Of course, this connection is much deeper when $n > 1$ than when $n = 1$. For example, when $n > 1$, then $\pi$
is infinite dimensional, and so its restriction to $\GL_n(\Z_p)$ decomposes into infinitely many different representations.
(each with finite multiplicity by admissibility). Here, I think, is one reasonable answer to your question:

**Claim:** $\rho$ is tamely ramified if and only if $\pi$ has an invariant vector under the $p$-congruence subgroup $K(p)$
of $\GL_n(\Z_p)$. The broader takeaway is that the image of inertia in $\rho$ is determined by the restriction of $\pi$ to $K = \GL_n(\Z_p)$.

Of course I can't really prove this because it requires (at least) the local Langlands correspondence itself. But let's talk about some examples,
even for the case when $n = 2$ because you see most of the phenomena in this case. In fact, for many people, the first thing to do is
just to understand the statement of local Langlands for $n = 2$ and $p > 2$ by just understanding the objects of both sides.
Kevin Buzzard wrote a great note about this
here: http://wwwf.imperial.ac.uk/~buzzard/maths/research/notes/old_introductory_notes_on_local_langlands.pdf
and then he even gave a 20 lecture course as well:
https://www.youtube.com/watch?v=Rv59aRUMfio
In order to talk about it, I guess one has to say a little bit about what the representations $\pi$ really are.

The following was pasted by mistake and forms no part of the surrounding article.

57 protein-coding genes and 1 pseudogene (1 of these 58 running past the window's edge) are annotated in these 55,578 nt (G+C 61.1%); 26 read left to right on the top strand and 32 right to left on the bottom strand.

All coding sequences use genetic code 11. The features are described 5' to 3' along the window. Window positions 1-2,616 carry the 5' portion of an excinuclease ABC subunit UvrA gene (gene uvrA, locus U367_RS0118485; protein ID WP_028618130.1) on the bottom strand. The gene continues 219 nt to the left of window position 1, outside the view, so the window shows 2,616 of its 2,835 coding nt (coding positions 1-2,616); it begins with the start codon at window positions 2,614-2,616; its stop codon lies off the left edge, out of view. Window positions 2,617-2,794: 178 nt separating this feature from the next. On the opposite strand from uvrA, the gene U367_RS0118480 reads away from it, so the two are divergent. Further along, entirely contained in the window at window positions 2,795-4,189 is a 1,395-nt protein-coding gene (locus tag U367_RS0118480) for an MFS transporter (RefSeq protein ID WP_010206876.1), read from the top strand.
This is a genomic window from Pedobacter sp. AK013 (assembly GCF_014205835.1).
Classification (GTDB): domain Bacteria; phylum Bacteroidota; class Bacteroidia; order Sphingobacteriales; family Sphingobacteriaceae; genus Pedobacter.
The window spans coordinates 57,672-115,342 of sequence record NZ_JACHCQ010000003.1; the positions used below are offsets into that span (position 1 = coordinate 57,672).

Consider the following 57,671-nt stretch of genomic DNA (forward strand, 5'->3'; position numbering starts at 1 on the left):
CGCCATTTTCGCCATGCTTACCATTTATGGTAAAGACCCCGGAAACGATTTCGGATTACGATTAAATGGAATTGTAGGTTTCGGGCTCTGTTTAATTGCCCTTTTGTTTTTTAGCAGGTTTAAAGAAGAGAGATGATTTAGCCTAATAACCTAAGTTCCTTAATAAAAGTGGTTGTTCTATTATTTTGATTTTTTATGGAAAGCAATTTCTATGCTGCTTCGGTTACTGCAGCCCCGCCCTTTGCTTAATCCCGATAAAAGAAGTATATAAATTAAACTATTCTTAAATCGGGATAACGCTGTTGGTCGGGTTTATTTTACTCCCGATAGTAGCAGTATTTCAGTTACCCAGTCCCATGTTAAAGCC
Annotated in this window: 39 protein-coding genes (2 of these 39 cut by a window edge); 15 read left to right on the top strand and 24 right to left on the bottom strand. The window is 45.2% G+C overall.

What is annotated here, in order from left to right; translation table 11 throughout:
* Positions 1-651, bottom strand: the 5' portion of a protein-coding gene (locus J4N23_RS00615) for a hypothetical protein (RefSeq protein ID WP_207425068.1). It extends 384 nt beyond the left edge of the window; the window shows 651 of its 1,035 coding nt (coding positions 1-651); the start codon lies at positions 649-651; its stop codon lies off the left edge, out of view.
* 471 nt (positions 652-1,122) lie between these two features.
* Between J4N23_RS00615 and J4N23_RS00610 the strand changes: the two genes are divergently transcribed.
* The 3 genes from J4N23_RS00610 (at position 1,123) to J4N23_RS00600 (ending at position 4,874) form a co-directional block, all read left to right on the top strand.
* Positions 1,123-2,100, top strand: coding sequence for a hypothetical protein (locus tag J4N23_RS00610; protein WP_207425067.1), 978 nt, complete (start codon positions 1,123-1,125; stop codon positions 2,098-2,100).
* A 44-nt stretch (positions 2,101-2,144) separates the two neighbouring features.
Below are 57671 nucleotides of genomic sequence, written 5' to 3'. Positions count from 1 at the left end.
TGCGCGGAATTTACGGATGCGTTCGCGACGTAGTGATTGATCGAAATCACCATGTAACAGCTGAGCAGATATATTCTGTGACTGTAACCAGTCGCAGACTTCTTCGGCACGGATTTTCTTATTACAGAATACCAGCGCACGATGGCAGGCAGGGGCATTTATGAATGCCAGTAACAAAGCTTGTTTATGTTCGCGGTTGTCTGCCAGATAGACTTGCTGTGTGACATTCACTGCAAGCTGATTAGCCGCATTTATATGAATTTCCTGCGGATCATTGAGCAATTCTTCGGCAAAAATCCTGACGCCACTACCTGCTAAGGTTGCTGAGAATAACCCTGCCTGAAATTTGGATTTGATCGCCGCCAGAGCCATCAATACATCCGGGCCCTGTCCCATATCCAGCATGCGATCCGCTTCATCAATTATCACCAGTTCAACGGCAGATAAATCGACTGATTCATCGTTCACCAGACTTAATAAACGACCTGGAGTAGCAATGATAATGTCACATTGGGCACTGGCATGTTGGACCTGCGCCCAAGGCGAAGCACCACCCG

For $n = 2$, there are two types of basic construction: (parabolic) induction from the Borel $B$ of $\GL_2(\Q_p)$,
and (compact) induction from representations of the maximal compact $K = \GL_2(\Z_p)$. (I won't even try to keep track of normalizations which I always find confusing). Let's also denote by $I$ the Iwahori subgroup of $K$ and by $P$ the pro-$p$ Iwahori (the inverse image in $K$ of the unipotent subgroup the Borel of $\GL_2(\F_p)$), and by $K(p)$ the full congruence subgroup of $K$.

**Tamely Ramified Principal Series:** Let $\chi_1$, $\chi_2$ be a pair of tamely ramified admissible characters of $\Q^{\times}_p$,
which one can think of as a character of the torus $T$ and thus the Borel $B$, and let $\pi$ be
the corresponding principal series representation, which is roughly the induction from $B$ to $G$ of the corresponding character of $B$.